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UNIVERSITY OF MANITOBA MASTER'S STUDENT FINDS DISTURBING LEVELS OF MICROPLASTICS IN MANITOBA WATERS
By Suzanne Forcese
Microplastics have been detected in freshwater ecosystems worldwide so it should come as no surprise that Lake Winnipeg also has been shown to have microplastic contamination. What is surprising though is that the surface concentrations in Lake Winnipeg are far greater than those found in Lake Huron and Lake Superior; and are comparable to those found in Lake Erie – a lake with ten times the population density.
Sarah Warrack is IISD-ELA’s Outreach and Education Officer. She is also currently completing a Master’s degree in the Department of Environment and Geography at the University of Manitoba.
WaterToday spoke with Warrack about her microplastic research and her coordination, content development, and delivery of education at The International Institute for Sustainable Development-Experimental Lakes Area.
“I really had no idea what I wanted to do with my life,” Warrack told WT. “I started out in Education and taught early years but that was not the challenge I was looking for.” Teaching positions in China, Thailand and the United Kingdom did not satisfy the itch she was longing to
scratch until she came upon a poster at the University of Manitoba’s Environment and Geography Department. The poster was featuring Dr. Mark Hanson and whole-lake ecosystem research. “I knew then what I wanted to do.”
Now pursuing her master’s degree along the science path, “I thought being immersed in field research would help answer the question of my future direction.” With Dr. Hanson’s guidance, Warrack immersed herself in the whole-lake ecosystem research that takes place at IISD-ELA and learned about monitoring techniques. The focus of her thesis is on assessing settling rates of different types of microplastics in freshwater systems, and how biological processes help them to settle and break down.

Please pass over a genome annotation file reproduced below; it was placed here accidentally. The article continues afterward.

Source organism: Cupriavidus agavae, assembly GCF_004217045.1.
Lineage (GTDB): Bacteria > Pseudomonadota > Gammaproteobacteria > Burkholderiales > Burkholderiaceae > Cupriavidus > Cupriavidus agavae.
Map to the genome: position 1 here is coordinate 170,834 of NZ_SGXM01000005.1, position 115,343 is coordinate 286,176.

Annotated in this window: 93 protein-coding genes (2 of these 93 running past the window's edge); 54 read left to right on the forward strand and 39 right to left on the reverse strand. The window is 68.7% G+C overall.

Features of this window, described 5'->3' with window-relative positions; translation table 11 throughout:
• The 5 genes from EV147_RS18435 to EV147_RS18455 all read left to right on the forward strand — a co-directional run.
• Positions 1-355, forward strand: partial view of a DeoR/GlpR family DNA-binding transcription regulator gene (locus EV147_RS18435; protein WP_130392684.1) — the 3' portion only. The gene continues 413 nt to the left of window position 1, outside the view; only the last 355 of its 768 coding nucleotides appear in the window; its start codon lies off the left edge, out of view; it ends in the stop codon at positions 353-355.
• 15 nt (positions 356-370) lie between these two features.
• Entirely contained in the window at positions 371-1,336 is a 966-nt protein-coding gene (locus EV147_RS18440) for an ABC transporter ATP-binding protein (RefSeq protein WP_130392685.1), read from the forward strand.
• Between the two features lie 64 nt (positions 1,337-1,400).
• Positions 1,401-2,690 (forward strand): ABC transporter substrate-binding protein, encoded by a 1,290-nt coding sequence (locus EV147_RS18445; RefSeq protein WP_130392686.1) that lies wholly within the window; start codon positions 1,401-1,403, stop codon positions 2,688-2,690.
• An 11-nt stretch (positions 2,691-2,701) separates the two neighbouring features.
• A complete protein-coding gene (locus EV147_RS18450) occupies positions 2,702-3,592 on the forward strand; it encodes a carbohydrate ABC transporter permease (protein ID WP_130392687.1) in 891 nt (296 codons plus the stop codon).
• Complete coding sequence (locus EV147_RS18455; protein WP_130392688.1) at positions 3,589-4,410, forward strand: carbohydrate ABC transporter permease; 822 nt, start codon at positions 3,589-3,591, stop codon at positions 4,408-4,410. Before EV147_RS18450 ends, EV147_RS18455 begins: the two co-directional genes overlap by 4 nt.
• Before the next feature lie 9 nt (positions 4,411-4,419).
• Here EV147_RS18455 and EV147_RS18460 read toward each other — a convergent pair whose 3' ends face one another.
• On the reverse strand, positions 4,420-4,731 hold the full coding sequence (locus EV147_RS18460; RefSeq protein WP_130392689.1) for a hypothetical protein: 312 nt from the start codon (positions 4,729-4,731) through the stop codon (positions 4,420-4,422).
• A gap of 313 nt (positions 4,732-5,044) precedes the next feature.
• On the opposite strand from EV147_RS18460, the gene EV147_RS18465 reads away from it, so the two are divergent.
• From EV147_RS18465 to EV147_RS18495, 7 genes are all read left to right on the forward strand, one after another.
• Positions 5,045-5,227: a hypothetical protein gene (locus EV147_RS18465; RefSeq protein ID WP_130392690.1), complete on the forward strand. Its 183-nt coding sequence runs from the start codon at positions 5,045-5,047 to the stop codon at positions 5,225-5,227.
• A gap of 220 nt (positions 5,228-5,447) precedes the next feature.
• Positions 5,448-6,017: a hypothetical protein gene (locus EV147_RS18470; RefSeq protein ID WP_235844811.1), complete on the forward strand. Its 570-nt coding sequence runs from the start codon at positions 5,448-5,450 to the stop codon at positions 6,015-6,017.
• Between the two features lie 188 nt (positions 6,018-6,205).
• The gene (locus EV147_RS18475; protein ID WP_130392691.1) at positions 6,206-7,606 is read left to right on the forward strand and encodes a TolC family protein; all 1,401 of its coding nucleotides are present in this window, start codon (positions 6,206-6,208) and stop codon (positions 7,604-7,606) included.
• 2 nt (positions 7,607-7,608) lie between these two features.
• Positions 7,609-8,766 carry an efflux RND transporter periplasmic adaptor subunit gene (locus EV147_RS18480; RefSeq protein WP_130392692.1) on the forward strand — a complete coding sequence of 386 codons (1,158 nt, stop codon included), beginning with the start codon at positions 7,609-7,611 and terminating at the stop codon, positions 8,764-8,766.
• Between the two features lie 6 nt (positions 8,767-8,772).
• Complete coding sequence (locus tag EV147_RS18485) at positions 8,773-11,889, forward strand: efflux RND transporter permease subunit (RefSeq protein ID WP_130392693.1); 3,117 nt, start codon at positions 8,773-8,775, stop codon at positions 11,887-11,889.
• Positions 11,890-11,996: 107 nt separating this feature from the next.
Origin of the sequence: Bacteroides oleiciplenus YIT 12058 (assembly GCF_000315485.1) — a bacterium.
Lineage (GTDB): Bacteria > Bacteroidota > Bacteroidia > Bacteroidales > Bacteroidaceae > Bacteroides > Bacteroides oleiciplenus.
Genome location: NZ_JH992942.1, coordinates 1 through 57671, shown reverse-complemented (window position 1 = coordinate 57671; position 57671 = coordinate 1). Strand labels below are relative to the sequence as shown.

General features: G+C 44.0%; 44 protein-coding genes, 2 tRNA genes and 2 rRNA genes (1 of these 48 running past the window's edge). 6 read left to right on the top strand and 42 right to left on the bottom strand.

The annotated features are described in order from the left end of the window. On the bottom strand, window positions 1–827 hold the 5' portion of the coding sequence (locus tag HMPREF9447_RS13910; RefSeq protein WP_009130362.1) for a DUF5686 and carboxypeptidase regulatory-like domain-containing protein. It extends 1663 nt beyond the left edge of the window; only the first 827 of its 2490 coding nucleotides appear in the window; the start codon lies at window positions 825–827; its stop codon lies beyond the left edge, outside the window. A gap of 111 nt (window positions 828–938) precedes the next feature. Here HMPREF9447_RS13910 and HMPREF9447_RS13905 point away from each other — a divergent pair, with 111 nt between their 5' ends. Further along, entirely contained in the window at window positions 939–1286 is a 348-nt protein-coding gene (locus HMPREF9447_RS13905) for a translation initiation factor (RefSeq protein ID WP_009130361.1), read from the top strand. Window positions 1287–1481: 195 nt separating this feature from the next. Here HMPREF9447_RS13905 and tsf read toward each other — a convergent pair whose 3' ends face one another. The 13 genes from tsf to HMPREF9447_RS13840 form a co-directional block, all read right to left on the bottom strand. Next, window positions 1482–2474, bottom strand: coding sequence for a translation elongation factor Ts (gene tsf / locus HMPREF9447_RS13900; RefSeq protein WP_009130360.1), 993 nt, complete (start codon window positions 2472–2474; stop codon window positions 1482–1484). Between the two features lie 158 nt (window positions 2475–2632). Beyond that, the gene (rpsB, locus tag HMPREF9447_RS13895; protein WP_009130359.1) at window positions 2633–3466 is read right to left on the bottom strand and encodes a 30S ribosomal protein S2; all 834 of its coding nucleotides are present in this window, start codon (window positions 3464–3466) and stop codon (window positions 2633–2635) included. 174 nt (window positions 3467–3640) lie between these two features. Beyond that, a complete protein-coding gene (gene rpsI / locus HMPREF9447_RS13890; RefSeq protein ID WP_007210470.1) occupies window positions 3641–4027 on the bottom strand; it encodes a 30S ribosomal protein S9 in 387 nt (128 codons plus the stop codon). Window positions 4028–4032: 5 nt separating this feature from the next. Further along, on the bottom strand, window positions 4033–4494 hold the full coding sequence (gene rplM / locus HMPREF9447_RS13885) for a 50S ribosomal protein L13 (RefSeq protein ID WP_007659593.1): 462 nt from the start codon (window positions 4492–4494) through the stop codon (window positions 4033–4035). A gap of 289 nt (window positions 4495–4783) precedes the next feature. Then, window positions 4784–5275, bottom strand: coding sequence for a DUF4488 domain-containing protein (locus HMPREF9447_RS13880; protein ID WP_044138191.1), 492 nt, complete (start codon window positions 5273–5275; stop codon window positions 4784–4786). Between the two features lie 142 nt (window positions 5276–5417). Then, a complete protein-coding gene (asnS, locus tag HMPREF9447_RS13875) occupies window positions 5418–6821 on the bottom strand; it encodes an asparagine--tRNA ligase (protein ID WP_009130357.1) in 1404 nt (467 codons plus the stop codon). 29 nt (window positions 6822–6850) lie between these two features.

Warrack was an author and key player in a 2017 publication (Science and Engineering Research PMUSER) which highlights peer-reviewed research by undergraduate students preparing students for future careers in science related fields.
To better understand potential sources of microplastics in Lake Winnipeg, two inflowing tributaries , the Red and Assiniboine Rivers, and the lake outflow of the Nelson River were sampled for microplastics. To determine the role of wastewater treatment plants, microplastic densities (upstream and downstream) of wastewater treatment plants in the City of Winnipeg were compared. The bioavailability of microplastics to fishes was also examined.
“We found microplastics in the gastrointestinal tracts of two fish species collected from the Red and Assiniboine Rivers which were comparable to those from the Great Lakes tributaries but were elevated 4 to 6 times relative to concentrations observed in the Nelson, suggesting significant losses to settling in Lake Winnipeg.”
This significant difference in upstream and downstream concentrations suggests wastewater treatment plants are a point source of microplastic pollution in surface waters.
“The majority of microplastics were fibres (89%). Those fibres are coming from our clothing,” Warrack noted. “Because most of our clothing is synthetic (plastic derived) every time we wash our clothes microfibers are released in the wastewater.” Treatment plants are not equipped to capture this type of waste.